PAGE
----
Degradation of the photosynthesis pathway in A. indica revealed by transcriptome analysis
We obtained 21.05, 19.04, 18.34 and 18.02 Gb clean reads for four tissues, i.e. flower, sepal, fruit, and stem, respectively. By de novo assembly of read data from the four tissues, we obtained a total of 205,380 transcripts, among which 153,986 were extracted as unigenes. The average length and N50 of these unigenes were 623.18 and 880 bp, respectively. There were 47,480 ORFs (Open Reading Frames) predicted from all unigenes by TransDecoder, and 42,007 of them could be annotated in Swiss-Prot database, among 42,007 Swiss-Prot annotations, 8,466 could be assigned to 131 Kyoto Encyclopedia of Genes and Genomes (KEGG) pathways.
To confirm the reliability of gene expression obtained from transcriptome sequencing, the expression of 10 genes were also examined with qRT-PCR. The expression levels of these genes obtained from the two approaches were of relatively high correlation (Pearson correlation coefficient R2 = 0.71; Figure S2), suggesting that gene expression obtained from transcriptome sequencing was reliable.
The photosynthesis pathway (ko00195) from the KEGG pathway database contains 63 genes (30 plastid genes and 33 nuclear genes). In the A. indica plastome, genes that encode proteins involved in photosystem I and II, cytochrome b6f complex, and photosynthetic electron transport are completely lost. The only two F-type ATPase related genes (atpA and atpI) in its plastome are pseudogenes. Based on the transcriptome analysis, only 14 nuclear unigenes enriched in the photosynthesis pathway had expression (Table S4). The 14 genes include one gene encoding PSII 6.1 kDa protein, seven genes encoding proteins implicated in photosynthetic electron transport and six genes encoding components of F-type ATPase (Figure S3). Expression of other genes in this pathway was not detected, indicating that these genes were either lost or non-expressional. The results from plastome and transcriptome analyses indicate that the photosynthesis pathway in A. indica was completely lost.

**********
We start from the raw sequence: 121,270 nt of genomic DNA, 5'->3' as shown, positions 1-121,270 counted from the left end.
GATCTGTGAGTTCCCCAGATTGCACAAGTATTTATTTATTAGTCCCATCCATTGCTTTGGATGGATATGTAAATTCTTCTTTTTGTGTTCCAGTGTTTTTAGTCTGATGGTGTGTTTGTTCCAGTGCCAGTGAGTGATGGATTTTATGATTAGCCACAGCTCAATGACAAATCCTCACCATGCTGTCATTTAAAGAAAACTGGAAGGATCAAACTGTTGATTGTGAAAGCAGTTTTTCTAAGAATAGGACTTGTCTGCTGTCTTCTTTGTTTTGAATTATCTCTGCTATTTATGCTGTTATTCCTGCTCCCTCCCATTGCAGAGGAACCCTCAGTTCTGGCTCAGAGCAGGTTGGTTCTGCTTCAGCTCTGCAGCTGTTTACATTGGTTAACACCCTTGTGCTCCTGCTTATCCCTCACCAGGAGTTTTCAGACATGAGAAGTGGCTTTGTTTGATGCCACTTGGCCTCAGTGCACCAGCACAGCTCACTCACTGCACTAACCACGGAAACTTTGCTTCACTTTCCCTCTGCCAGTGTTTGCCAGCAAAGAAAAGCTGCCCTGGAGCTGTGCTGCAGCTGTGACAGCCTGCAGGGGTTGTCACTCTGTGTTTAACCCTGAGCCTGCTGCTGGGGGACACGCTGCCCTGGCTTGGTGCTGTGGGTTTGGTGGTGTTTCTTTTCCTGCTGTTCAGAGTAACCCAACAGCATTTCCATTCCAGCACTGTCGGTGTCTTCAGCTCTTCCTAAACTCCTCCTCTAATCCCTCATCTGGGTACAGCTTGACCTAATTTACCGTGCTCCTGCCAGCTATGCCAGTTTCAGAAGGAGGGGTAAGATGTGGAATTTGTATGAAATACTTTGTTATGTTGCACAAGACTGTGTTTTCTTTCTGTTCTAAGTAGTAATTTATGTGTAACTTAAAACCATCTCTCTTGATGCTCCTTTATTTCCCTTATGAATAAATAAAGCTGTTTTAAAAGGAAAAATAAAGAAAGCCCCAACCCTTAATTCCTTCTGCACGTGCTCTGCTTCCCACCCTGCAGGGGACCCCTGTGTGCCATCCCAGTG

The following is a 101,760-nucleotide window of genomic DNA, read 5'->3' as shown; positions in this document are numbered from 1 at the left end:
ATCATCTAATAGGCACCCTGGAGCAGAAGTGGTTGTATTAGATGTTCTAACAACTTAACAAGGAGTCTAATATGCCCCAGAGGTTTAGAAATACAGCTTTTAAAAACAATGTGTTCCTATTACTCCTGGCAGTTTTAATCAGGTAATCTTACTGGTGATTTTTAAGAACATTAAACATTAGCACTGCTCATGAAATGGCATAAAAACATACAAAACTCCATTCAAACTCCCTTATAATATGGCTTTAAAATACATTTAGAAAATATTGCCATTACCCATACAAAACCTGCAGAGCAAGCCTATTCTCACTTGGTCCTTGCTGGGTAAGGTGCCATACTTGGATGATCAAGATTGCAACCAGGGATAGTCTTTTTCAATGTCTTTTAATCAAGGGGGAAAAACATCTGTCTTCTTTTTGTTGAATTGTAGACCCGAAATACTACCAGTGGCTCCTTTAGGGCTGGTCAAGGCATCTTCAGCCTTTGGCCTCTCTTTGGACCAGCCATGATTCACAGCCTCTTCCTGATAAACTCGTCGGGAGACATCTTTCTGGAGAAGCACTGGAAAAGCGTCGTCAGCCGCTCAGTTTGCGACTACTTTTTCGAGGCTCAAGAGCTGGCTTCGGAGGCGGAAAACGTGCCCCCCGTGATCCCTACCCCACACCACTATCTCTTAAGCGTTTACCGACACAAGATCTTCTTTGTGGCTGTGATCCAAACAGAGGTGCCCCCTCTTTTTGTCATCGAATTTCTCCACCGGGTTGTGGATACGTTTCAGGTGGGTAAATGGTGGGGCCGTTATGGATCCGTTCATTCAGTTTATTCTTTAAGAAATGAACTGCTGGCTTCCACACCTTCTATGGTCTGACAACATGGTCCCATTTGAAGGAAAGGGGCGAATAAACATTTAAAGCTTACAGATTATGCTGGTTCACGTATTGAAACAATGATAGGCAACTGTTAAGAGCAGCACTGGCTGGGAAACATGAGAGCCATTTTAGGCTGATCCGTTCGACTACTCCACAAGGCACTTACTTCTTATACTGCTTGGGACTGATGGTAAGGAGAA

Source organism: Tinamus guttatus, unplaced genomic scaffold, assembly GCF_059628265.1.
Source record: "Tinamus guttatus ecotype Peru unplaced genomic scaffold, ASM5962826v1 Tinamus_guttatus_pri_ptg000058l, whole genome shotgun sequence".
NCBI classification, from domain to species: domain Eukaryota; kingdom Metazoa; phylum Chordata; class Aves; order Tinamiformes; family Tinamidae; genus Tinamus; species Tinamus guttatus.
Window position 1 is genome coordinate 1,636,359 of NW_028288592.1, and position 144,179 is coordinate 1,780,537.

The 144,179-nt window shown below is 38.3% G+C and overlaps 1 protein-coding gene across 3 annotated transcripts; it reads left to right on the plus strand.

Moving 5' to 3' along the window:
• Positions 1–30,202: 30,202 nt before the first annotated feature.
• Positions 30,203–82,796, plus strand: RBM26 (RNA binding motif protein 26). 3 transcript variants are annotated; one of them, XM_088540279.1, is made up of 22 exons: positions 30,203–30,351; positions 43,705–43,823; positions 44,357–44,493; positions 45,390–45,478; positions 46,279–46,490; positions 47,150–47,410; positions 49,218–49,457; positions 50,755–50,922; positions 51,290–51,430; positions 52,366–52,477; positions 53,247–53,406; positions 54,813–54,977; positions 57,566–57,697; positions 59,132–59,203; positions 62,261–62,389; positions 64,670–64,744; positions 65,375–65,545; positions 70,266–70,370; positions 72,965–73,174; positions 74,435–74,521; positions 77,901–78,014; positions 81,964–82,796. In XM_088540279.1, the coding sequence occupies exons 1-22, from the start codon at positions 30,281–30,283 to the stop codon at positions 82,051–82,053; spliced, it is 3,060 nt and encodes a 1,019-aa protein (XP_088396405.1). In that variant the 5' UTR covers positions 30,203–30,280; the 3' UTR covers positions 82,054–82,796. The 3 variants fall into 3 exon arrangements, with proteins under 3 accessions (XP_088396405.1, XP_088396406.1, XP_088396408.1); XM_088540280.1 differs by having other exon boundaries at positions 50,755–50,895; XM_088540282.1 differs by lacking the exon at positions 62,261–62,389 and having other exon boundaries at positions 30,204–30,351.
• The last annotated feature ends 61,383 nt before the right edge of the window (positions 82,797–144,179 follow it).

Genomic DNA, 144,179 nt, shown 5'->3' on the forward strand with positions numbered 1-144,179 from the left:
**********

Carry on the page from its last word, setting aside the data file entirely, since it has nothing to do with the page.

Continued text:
The porphyrin and chlorophyll metabolism pathway (ko00860) is complicated in plants. Porphyrins are intermediates of heme and chlorophyll, and heme is required for chlorophyll biosynthesis . In the pathway from glutamate to protoporphyrin IX, the expression of eight genes (HemA, HemB, HemC, HemD, HemE, HemF, HemL and HemY) were observed in the transcriptome of A. indica (Figure S4). However, because of the absence of expression of divinyl chlorophyllide a 8-vinyl-reductase [EC:220.127.116.11], which catalyzes divinyl protochlorophyllide to protochlorophyllide , the chlorophyll synthesis pathway appears to end at divinyl-proto-chlorophyllide production in A. indica (Figure S4). Obviously, the chlorophyll synthesis pathway is not complete at the later stage and chlorophyll can not be synthesized in A. indica.